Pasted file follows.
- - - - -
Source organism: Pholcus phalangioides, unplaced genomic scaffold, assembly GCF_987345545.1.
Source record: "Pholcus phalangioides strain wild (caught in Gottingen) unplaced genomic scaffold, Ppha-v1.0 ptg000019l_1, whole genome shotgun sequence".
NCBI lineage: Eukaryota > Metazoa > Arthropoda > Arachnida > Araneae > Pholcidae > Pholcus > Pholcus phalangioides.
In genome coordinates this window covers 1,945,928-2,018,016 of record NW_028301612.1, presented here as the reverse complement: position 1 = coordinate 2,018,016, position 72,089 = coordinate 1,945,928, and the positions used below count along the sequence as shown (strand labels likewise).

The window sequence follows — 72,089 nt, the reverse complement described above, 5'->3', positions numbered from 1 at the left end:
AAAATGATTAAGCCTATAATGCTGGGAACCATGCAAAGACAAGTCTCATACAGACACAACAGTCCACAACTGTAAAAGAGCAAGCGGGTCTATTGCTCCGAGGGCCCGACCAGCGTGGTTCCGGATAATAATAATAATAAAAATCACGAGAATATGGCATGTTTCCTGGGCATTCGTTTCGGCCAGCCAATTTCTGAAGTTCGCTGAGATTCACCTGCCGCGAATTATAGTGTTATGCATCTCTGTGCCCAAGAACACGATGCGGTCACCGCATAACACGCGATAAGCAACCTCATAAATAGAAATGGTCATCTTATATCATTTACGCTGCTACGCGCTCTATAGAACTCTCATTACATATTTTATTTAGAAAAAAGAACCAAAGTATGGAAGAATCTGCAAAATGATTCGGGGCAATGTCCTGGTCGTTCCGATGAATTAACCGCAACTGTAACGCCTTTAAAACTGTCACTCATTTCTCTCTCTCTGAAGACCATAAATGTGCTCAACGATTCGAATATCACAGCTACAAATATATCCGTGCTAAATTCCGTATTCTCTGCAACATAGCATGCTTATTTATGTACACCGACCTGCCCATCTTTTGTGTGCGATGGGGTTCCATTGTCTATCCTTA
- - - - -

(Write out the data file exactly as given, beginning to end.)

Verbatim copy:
Source organism: Pholcus phalangioides, unplaced genomic scaffold, assembly GCF_987345545.1.
Source record: "Pholcus phalangioides strain wild (caught in Gottingen) unplaced genomic scaffold, Ppha-v1.0 ptg000019l_1, whole genome shotgun sequence".
NCBI lineage: Eukaryota > Metazoa > Arthropoda > Arachnida > Araneae > Pholcidae > Pholcus > Pholcus phalangioides.
In genome coordinates this window covers 1,945,928-2,018,016 of record NW_028301612.1, presented here as the reverse complement: position 1 = coordinate 2,018,016, position 72,089 = coordinate 1,945,928, and the positions used below count along the sequence as shown (strand labels likewise).

The window sequence follows — 72,089 nt, the reverse complement described above, 5'->3', positions numbered from 1 at the left end:
AAAATGATTAAGCCTATAATGCTGGGAACCATGCAAAGACAAGTCTCATACAGACACAACAGTCCACAACTGTAAAAGAGCAAGCGGGTCTATTGCTCCGAGGGCCCGACCAGCGTGGTTCCGGATAATAATAATAATAAAAATCACGAGAATATGGCATGTTTCCTGGGCATTCGTTTCGGCCAGCCAATTTCTGAAGTTCGCTGAGATTCACCTGCCGCGAATTATAGTGTTATGCATCTCTGTGCCCAAGAACACGATGCGGTCACCGCATAACACGCGATAAGCAACCTCATAAATAGAAATGGTCATCTTATATCATTTACGCTGCTACGCGCTCTATAGAACTCTCATTACATATTTTATTTAGAAAAAAGAACCAAAGTATGGAAGAATCTGCAAAATGATTCGGGGCAATGTCCTGGTCGTTCCGATGAATTAACCGCAACTGTAACGCCTTTAAAACTGTCACTCATTTCTCTCTCTCTGAAGACCATAAATGTGCTCAACGATTCGAATATCACAGCTACAAATATATCCGTGCTAAATTCCGTATTCTCTGCAACATAGCATGCTTATTTATGTACACCGACCTGCCCATCTTTTGTGTGCGATGGGGTTCCATTGTCTATCCTTA